A plunge in orders for military ships and tanks led a broad-based 3 percent decline in January orders for big-ticket goods, the Commerce Department reports.

Virtually all major industry categories declined in January from record December levels, the department's Census Bureau said.The seasonally adjusted $128.1 billion in new orders for expensive manufactured goods designed to last three years or more was 3 percent below December and the largest drop since July 1987, when orders plunged 7.4 percent, the bureau said.

For all of 1988, new orders for expensive, long-lasting goods rose 10.9 percent to $1.43 trillion, the largest increase since 1984, when new orders jumped 12.3 percent, the bureau said.

The largest January decrease was in transportation equipment, down 7.2 percent to $367 billion. The drop was concentrated in orders for shipbuilding equipment and tanks, while orders for aircraft and parts, although down from December, continued strong.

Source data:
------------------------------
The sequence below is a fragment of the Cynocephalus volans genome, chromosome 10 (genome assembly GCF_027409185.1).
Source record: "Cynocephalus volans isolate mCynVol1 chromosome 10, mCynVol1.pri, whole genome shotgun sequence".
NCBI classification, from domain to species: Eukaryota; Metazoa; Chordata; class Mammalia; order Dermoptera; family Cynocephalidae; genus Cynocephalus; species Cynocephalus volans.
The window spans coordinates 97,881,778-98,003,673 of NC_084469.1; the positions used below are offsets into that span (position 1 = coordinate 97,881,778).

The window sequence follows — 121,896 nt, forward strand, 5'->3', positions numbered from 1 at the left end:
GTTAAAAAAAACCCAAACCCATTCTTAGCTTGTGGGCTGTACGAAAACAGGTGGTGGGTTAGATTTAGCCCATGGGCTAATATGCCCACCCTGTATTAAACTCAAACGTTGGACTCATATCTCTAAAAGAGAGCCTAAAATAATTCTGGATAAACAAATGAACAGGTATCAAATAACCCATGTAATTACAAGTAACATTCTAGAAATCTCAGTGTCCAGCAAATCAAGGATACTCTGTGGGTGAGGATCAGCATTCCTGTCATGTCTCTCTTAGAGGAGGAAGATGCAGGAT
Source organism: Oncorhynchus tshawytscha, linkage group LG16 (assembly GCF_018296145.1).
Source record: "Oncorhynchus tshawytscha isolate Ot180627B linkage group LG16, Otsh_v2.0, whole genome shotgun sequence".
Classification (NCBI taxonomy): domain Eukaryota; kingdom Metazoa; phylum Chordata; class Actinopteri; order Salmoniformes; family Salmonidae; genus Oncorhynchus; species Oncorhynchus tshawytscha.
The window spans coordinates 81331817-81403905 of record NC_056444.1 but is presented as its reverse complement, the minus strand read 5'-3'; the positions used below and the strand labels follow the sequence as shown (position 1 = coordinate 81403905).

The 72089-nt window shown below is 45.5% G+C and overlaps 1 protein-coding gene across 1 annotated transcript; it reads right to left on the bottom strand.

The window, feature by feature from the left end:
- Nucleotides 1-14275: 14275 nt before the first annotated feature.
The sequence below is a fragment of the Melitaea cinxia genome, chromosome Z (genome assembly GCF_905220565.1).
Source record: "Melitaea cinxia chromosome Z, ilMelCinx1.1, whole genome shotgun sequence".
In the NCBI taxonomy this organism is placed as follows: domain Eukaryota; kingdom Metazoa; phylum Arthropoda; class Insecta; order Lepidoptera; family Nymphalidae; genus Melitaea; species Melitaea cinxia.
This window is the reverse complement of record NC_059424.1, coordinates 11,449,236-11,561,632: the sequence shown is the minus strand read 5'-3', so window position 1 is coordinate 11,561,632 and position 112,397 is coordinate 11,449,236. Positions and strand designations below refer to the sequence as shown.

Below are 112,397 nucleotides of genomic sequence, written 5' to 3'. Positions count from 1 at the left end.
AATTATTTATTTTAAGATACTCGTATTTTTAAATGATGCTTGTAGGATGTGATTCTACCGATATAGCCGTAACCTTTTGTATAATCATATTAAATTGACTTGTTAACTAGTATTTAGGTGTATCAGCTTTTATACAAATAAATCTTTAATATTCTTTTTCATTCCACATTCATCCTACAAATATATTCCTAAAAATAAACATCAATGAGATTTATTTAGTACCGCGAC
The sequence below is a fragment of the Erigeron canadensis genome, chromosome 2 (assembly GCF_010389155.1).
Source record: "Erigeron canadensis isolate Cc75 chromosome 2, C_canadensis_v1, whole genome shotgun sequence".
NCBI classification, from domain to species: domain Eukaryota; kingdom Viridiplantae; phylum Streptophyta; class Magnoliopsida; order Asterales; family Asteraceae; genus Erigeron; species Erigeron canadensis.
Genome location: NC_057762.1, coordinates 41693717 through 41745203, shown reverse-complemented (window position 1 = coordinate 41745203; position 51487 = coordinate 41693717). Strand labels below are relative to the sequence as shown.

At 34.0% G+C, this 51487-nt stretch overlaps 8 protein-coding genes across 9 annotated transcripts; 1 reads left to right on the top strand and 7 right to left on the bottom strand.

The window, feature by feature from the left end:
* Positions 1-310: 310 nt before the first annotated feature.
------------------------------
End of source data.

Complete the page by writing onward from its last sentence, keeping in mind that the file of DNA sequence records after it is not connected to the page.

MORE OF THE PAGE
Excluding the volatile transportation sector, new orders declined 1.2 percent, the first drop since the 0.4 percent decline in September, the bureau said.

Excluding defense, orders for durable goods declined 0.4 percent, the first drop since a 2.5 percent decrease in September, the bureau said.

Orders for non-electrical machinery declined 0.8 percent to $21.5 billion and primary metals also dropped, down 1.2 percent, with a decrease in non-ferrous metals more than offsetting an increase in steel orders.

Shipments of durable goods were unchanged from December at $124.2 billion, the bureau said.

Unfilled orders increased 0.9 percent to $451.7 billion, continuing a 23-month strong upward trend, the bureau said.